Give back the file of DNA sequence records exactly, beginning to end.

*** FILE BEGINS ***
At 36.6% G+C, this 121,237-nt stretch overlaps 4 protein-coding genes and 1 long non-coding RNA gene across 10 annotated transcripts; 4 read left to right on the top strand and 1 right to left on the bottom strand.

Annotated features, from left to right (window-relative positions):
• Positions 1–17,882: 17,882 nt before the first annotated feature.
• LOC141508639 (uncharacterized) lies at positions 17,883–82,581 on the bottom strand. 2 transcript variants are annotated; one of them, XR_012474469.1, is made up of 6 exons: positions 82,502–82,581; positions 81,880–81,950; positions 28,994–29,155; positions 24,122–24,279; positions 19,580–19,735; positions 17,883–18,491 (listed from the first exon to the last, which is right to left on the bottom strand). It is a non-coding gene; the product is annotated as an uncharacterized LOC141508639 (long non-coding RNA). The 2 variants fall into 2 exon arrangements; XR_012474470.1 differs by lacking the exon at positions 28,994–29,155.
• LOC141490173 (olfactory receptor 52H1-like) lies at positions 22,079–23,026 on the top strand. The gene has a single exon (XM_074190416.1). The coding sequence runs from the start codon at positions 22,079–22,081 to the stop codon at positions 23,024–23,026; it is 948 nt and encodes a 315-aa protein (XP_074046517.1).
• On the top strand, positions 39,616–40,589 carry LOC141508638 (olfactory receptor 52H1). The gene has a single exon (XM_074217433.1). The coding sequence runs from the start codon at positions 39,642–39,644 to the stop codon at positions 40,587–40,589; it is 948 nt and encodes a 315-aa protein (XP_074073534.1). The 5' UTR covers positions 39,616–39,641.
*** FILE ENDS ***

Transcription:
At 36.6% G+C, this 121,237-nt stretch overlaps 4 protein-coding genes and 1 long non-coding RNA gene across 10 annotated transcripts; 4 read left to right on the top strand and 1 right to left on the bottom strand.

Annotated features, from left to right (window-relative positions):
• Positions 1–17,882: 17,882 nt before the first annotated feature.
• LOC141508639 (uncharacterized) lies at positions 17,883–82,581 on the bottom strand. 2 transcript variants are annotated; one of them, XR_012474469.1, is made up of 6 exons: positions 82,502–82,581; positions 81,880–81,950; positions 28,994–29,155; positions 24,122–24,279; positions 19,580–19,735; positions 17,883–18,491 (listed from the first exon to the last, which is right to left on the bottom strand). It is a non-coding gene; the product is annotated as an uncharacterized LOC141508639 (long non-coding RNA). The 2 variants fall into 2 exon arrangements; XR_012474470.1 differs by lacking the exon at positions 28,994–29,155.
• LOC141490173 (olfactory receptor 52H1-like) lies at positions 22,079–23,026 on the top strand. The gene has a single exon (XM_074190416.1). The coding sequence runs from the start codon at positions 22,079–22,081 to the stop codon at positions 23,024–23,026; it is 948 nt and encodes a 315-aa protein (XP_074046517.1).
• On the top strand, positions 39,616–40,589 carry LOC141508638 (olfactory receptor 52H1). The gene has a single exon (XM_074217433.1). The coding sequence runs from the start codon at positions 39,642–39,644 to the stop codon at positions 40,587–40,589; it is 948 nt and encodes a 315-aa protein (XP_074073534.1). The 5' UTR covers positions 39,616–39,641.